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The Main Event

By: Cathy Christensen
Posted: December 31, 2009, from the January 2010 issue of Skin Inc. magazine.
Living Eleven Las Vegas

The Eleven Spa Las Vegas location evokes Old-Hollywood glamour in a state-of-the-art event space.

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Because it is a small spa and events aren’t part of its core business, the staff at Flic takes care of the details, keeping all the event planning, catering and decorating in-house. “We serve good, hearty, healthy meals here, and we like to support local businesses, so we order fresh from neighborhood restaurants, and they deliver it. The food is terrific, and the decorations come from my home. We bring in fresh flowers, and we really put a great deal of attention into it,” explains Santos.

And although events don’t bring a considerable amount of direct profit into the spa, Santos believes what the spa has earned from word-of-mouth is significant. “When the bride comes in, she brings in people who may not know about the spa and hopefully will become future clients,” says Santos, who credits personal gratification as the biggest reward of the event room. “We experience such joy with it and the clients are so relaxed. They are already in a good mood and it only adds to their experience.”

LaCole Salon & Spa, Seaford, New York. Another spa that offers an event space is the 4,000 square-foot LaCole Salon & Spa in Seaford, New York, which opened in February 2008. A perfect example of working with a space that wasn’t built to specification, the event room was a storage area for the previous business in the building—a 99 cent store. “We weren’t sure what to do with the space, and we thought about maybe making it a yoga studio. We got the idea for an event area from our massage therapist who said that some spas host parties and decided to design it like a living room,” explains Nicole Consi, who co-owns the spa with her sister Laura Giacalone.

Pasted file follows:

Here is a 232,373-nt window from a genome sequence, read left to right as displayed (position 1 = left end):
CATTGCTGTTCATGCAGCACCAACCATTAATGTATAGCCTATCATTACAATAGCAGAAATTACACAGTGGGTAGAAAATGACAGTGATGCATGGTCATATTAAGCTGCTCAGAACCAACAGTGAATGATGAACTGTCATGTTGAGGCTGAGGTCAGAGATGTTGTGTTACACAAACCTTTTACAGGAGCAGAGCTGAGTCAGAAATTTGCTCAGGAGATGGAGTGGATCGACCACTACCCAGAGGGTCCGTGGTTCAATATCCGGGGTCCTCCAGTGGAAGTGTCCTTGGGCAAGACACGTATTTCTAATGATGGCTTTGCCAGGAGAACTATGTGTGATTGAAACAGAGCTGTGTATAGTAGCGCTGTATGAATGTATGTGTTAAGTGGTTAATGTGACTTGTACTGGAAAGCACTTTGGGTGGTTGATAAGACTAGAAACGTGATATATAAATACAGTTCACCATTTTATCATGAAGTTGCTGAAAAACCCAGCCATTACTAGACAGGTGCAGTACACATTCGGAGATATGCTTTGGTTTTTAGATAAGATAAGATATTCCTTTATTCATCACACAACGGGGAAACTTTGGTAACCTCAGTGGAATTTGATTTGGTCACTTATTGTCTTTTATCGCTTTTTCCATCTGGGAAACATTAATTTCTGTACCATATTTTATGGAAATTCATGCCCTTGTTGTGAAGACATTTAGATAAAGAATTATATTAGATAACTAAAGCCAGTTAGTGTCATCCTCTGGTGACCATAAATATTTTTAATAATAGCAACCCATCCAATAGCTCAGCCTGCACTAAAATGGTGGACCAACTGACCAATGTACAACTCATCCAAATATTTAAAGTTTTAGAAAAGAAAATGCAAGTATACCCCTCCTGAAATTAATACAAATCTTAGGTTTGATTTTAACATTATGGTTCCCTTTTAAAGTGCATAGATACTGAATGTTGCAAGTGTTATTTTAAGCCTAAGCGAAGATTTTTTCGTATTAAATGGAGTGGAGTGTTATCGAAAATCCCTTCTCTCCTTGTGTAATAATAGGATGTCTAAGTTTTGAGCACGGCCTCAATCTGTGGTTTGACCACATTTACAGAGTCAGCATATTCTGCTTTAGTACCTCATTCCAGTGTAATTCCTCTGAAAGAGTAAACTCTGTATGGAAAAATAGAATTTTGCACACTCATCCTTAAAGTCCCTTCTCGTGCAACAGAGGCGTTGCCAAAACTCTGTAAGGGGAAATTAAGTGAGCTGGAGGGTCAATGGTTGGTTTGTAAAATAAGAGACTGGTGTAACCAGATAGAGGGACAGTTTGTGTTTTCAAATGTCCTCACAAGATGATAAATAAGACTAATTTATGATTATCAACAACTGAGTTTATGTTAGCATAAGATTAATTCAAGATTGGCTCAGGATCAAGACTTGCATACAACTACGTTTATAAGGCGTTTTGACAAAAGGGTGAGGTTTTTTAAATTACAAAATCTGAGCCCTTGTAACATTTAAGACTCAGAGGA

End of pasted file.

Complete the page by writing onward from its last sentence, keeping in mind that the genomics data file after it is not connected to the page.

The space doubles as a relaxation room available to spa clients before or after treatments, and the 400-square-foot area features hardwood floors and walls painted in a dark chocolate brown, with three couches, four swivel chairs and a buffet table. The majority of the events held at the spa are sweet 16 parties, as well as children’s parties, bachelorette parties and general get-togethers. “Normally, we do three services during the parties: manis, pedis and express facials. We find out how many women are coming and have the clients choose their services, and we give our staff a list of what each client is getting done and they cycle through,” explains Giacalone.

The spa doesn’t hire additional staff to bear the burden of the events, instead relying on its current team to pitch in. It also offers the option of renting the room and allowing clients to bring in their own food at $250 for an average of four hours. With food, such as homemade wraps or specialties from a local deli or bagel store, the fee is $375.